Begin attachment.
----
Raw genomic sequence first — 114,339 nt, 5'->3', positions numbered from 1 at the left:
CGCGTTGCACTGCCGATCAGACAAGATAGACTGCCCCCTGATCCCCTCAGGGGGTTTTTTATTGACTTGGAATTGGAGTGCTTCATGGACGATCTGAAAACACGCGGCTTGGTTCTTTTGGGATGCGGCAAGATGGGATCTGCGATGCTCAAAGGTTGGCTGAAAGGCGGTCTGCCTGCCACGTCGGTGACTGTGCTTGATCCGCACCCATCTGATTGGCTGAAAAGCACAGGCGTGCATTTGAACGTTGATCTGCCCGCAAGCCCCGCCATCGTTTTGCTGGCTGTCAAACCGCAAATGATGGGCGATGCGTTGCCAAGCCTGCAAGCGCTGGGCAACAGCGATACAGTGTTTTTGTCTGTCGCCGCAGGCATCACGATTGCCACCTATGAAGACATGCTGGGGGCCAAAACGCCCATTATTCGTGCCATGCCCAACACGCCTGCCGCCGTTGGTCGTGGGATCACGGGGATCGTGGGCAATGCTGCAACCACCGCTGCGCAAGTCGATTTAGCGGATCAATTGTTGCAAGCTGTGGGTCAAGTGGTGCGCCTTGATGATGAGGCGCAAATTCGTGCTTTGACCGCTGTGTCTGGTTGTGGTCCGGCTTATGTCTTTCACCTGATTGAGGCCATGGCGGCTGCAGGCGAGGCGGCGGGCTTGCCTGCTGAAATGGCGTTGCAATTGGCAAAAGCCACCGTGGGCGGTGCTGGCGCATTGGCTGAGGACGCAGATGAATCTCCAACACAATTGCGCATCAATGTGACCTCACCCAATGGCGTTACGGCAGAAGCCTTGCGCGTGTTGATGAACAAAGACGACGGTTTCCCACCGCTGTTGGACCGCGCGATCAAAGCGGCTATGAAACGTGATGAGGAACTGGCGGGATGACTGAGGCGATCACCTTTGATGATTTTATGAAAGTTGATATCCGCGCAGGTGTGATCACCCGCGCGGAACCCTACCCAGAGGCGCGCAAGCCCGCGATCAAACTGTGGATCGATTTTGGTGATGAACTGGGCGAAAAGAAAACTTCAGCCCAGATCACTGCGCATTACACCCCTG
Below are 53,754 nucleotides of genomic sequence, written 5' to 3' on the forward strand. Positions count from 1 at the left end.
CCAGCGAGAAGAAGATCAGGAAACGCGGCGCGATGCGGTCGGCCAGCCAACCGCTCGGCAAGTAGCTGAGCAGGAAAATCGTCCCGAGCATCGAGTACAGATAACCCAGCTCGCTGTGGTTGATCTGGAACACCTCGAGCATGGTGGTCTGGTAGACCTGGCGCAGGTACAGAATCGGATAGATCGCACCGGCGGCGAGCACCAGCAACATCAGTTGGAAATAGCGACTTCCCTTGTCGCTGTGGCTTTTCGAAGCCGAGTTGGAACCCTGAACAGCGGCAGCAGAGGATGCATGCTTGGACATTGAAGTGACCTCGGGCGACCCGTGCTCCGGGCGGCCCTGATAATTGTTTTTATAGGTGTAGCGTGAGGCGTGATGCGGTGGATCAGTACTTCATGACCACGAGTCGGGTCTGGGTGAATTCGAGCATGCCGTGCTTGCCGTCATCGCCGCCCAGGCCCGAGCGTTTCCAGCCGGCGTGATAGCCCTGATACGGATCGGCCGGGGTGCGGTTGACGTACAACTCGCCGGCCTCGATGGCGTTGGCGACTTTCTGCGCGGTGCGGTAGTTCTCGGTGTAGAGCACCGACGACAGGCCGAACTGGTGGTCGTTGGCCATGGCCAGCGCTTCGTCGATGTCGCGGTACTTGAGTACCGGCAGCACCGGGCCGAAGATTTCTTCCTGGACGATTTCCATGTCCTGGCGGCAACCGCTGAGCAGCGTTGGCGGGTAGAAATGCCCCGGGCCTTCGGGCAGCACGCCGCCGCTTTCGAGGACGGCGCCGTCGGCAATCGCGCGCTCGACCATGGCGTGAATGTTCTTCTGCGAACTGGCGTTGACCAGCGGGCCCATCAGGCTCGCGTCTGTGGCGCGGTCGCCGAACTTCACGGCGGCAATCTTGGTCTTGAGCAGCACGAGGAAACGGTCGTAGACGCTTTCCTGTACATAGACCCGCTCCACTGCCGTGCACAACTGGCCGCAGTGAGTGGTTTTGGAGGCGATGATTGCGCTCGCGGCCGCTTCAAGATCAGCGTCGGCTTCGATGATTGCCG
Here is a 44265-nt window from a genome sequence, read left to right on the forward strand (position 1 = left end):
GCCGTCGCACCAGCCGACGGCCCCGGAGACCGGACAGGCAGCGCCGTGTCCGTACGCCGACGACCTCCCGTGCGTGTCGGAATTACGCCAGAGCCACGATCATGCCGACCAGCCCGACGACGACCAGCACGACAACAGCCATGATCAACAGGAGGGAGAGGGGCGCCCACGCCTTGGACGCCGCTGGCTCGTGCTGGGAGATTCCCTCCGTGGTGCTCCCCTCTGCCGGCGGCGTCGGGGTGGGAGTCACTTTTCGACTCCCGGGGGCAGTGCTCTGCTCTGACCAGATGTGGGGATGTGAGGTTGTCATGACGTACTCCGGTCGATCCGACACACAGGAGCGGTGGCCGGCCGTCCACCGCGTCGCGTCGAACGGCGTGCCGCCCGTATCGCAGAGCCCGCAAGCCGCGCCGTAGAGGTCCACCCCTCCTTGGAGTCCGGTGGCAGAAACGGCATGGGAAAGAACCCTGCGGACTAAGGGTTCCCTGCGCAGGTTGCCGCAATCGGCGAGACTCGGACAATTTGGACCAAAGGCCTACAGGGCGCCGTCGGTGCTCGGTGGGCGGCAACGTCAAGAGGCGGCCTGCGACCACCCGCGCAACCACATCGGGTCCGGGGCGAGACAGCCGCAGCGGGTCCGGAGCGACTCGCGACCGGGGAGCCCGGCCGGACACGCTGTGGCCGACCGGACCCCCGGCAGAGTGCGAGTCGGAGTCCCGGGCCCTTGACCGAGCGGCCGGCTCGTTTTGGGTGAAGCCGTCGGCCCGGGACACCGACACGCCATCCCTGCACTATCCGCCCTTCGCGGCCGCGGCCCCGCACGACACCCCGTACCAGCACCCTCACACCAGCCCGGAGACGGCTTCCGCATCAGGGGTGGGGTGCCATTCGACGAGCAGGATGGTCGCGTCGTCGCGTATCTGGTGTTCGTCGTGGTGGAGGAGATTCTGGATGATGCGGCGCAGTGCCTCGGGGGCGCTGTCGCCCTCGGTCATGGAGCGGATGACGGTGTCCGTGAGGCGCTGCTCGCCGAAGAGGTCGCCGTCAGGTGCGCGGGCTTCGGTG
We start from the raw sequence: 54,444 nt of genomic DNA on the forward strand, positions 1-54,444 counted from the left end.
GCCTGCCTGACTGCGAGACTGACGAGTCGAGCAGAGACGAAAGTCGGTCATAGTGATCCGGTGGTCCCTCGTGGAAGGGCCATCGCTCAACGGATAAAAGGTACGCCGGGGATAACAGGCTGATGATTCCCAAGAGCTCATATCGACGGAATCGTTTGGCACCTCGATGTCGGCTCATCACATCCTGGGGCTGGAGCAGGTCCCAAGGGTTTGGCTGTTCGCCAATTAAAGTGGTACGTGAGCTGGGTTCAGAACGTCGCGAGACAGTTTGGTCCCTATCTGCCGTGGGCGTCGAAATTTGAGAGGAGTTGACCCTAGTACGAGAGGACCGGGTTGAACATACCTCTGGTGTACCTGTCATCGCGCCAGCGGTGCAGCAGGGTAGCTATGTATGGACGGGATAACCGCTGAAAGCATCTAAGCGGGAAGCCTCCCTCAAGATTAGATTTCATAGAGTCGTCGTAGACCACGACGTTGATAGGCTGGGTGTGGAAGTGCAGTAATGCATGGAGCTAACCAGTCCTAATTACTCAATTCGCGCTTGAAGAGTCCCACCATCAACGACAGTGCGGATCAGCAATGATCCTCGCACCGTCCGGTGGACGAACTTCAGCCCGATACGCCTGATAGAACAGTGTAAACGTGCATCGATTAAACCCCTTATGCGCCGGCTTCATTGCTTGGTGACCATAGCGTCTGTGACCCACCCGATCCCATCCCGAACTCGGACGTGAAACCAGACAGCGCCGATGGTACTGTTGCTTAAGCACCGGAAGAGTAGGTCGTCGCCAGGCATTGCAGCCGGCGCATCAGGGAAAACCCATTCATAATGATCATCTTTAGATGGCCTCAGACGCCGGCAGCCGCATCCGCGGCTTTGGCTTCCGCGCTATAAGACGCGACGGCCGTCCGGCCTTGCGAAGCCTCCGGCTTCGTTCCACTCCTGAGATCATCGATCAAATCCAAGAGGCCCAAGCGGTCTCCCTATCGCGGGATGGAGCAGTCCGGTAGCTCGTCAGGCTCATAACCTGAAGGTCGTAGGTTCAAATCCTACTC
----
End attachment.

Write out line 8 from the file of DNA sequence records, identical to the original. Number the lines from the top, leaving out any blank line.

GCCTGCCTGACTGCGAGACTGACGAGTCGAGCAGAGACGAAAGTCGGTCATAGTGATCCGGTGGTCCCTCGTGGAAGGGCCATCGCTCAACGGATAAAAGGTACGCCGGGGATAACAGGCTGATGATTCCCAAGAGCTCATATCGACGGAATCGTTTGGCACCTCGATGTCGGCTCATCACATCCTGGGGCTGGAGCAGGTCCCAAGGGTTTGGCTGTTCGCCAATTAAAGTGGTACGTGAGCTGGGTTCAGAACGTCGCGAGACAGTTTGGTCCCTATCTGCCGTGGGCGTCGAAATTTGAGAGGAGTTGACCCTAGTACGAGAGGACCGGGTTGAACATACCTCTGGTGTACCTGTCATCGCGCCAGCGGTGCAGCAGGGTAGCTATGTATGGACGGGATAACCGCTGAAAGCATCTAAGCGGGAAGCCTCCCTCAAGATTAGATTTCATAGAGTCGTCGTAGACCACGACGTTGATAGGCTGGGTGTGGAAGTGCAGTAATGCATGGAGCTAACCAGTCCTAATTACTCAATTCGCGCTTGAAGAGTCCCACCATCAACGACAGTGCGGATCAGCAATGATCCTCGCACCGTCCGGTGGACGAACTTCAGCCCGATACGCCTGATAGAACAGTGTAAACGTGCATCGATTAAACCCCTTATGCGCCGGCTTCATTGCTTGGTGACCATAGCGTCTGTGACCCACCCGATCCCATCCCGAACTCGGACGTGAAACCAGACAGCGCCGATGGTACTGTTGCTTAAGCACCGGAAGAGTAGGTCGTCGCCAGGCATTGCAGCCGGCGCATCAGGGAAAACCCATTCATAATGATCATCTTTAGATGGCCTCAGACGCCGGCAGCCGCATCCGCGGCTTTGGCTTCCGCGCTATAAGACGCGACGGCCGTCCGGCCTTGCGAAGCCTCCGGCTTCGTTCCACTCCTGAGATCATCGATCAAATCCAAGAGGCCCAAGCGGTCTCCCTATCGCGGGATGGAGCAGTCCGGTAGCTCGTCAGGCTCATAACCTGAAGGTCGTAGGTTCAAATCCTACTC